A computer technician connects a computer into a network server in an office building in Washington, D.C.
A computer technician connects a computer into a network server in an office building in Washington, D.C. - 
Listen To The Story
Marketplace

The technology industry has a lot of jobs to fill. IBM's solution to that problem has been to change where it recruits. The company has a program called New Collar that focuses on getting more employees without four-year college degrees. Sam Ladah, a vice president for human resources at IBM, talkes to host Kai Ryssdal about the company's special hiring push. The following is an edited transcript of their conversation.

Kai Ryssdal: Who are the people who were applying for these New Collar jobs? 

Sam Ladah: Well, we see people coming through new pathways to IT. In fact, about 15 percent of the people we hire each year in the U.S. don't have a bachelor's degree. They're coming from coding boot camps, community colleges. And there's also the new approach to high school called P-TECH. 

Ryssdal: Is it a supply-demand thing? Are you just not finding college grads to do these jobs? Or do the jobs themselves require a different thing than you learn in college? 

Ladah: Well, it's a little bit of both. About half a million technology jobs go unfilled in the U.S., and it's because employers can't find what they're looking for. Now, the country is only producing about 50,000 computer science grads each year, and that's the skills gap. Half a million unfilled jobs is definitely about supply and demand. The other dynamic is the industry has changed. So we're looking for people who understand things like cognitive computing, understand cloud, and cyber security has become more and more important over the years. 

Ryssdal: The trend you are seeing now in these New Collar jobs and the requirements that IBM has, does it decrease the need for a four-year college degree in this economy?

Ladah: Well, I don't think that will happen, Kai. I think we're going to continue to have a need for people with four-year degrees, with master's degrees and Ph.D.s. We're saying that if we're going to address the skills gap, we've got to think differently about where we're recruiting and who we're recruiting.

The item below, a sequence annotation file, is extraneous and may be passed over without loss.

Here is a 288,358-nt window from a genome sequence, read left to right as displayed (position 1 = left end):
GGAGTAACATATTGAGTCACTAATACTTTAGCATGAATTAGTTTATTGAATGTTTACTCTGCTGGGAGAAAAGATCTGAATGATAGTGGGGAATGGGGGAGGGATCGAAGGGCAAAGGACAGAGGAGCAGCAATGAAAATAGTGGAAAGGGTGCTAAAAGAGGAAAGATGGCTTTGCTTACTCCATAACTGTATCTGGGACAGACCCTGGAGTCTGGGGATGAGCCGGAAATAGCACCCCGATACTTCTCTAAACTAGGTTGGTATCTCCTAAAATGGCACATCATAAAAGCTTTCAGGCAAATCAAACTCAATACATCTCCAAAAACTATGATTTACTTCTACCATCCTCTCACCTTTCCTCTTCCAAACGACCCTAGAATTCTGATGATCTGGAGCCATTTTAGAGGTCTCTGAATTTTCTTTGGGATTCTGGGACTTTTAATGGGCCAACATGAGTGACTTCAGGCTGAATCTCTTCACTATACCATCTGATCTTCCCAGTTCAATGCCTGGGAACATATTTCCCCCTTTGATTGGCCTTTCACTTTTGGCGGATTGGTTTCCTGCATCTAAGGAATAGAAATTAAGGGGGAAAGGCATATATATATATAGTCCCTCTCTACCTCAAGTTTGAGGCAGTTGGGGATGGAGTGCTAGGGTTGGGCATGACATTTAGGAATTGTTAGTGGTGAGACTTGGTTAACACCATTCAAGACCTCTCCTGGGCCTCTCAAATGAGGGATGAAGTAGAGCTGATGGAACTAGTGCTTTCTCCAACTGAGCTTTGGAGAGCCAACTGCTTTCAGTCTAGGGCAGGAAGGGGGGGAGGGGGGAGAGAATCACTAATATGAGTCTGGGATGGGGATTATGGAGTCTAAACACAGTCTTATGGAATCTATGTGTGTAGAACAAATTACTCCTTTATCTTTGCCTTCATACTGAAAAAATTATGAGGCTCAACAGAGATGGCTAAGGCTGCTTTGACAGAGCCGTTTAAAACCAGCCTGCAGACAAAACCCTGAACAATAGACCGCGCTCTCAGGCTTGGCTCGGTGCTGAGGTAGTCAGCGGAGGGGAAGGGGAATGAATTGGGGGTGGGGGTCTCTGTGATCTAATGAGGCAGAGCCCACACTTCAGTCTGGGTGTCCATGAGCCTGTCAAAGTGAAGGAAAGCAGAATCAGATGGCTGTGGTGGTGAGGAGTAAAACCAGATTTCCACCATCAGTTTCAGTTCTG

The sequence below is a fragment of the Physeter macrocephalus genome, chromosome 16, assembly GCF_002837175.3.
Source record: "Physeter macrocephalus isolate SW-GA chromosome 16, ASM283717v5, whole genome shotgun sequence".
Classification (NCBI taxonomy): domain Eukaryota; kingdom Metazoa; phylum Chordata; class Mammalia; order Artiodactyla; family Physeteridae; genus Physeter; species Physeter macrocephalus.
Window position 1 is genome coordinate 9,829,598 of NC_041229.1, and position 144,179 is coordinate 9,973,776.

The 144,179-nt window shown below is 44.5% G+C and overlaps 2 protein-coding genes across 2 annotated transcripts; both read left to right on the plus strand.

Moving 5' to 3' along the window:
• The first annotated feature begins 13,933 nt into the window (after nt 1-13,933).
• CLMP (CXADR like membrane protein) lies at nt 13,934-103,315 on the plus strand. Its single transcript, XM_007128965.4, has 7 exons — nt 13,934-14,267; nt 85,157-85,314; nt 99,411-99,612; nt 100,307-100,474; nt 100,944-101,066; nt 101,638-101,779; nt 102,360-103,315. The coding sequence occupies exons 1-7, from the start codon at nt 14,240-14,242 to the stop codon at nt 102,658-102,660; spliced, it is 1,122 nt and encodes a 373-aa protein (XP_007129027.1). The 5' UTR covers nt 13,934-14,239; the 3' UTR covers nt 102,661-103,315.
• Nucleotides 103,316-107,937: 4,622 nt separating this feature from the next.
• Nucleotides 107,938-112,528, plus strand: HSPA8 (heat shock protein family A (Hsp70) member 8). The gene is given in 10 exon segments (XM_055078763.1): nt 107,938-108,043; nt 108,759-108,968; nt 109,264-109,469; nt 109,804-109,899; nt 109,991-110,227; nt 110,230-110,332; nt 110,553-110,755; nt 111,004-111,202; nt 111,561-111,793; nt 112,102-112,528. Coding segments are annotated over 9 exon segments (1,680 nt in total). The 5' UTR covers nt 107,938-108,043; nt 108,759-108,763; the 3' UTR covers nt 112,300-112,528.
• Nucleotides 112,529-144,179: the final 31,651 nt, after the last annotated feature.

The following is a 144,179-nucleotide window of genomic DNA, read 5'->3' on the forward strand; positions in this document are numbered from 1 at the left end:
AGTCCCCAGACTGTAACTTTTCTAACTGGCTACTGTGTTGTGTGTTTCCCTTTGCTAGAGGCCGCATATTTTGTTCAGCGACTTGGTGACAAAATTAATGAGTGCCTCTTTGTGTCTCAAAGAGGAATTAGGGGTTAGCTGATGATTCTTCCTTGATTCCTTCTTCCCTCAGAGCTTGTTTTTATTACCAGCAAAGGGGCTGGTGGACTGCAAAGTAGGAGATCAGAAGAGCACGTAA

Ryssdal: Well, to that end actually, and this is a little trickier question. Actually, the question's fine, the answer is going to be tricky for you. Mostly white guys getting these jobs? How do you address that part of what everybody in tech acknowledges is a problem? 

Ladah: No, not at all. I would say it's been a very diverse group of people that we've recruited into New Collar jobs. In fact, based on the locations that we put many of these jobs, it allows us to tap into markets that we ordinarily wouldn't be in, places like West Virginia, Louisiana, Missouri, Iowa and Michigan. We have thousands of IBM-ers working in technology centers across those states, which is what New Collar is all about. 

Ryssdal: When did you know, and this is the larger IBM question, and I will say here we've invited [IBM CEO] Ginni Rometty on many times, when did you know that this was going to be a big chunk of your workforce of the future?

Ladah: Well, we've been recruiting a pretty significant percentage of the workforce to IBM without traditional four-year degrees for quite some time. The trend that we identified and named was very specifically in November of last year, and Ginni Rometty wrote an open letter saying that we can partner with the current government on creating jobs in the U.S. to address the skills gap by doing many of the things that I describe here.

Ryssdal: So that brings up actually an interesting question, which is are you getting the political support for this new trend that you have spotted? 

Ladah: First of all, there are things that we need to do in the private sector. We need to shift the mindset on whether a four-year degree is really required. There are also things that we can do in the public sector. So we're looking forward to seeing the funding for vocational and technical training being reauthorized. And we're also looking forward to seeing the federal degree work-study program modernized so it allows students to work in companies like IBM at sites that are very close to their campus. 

Follow Kai Ryssdal at @kairyssdal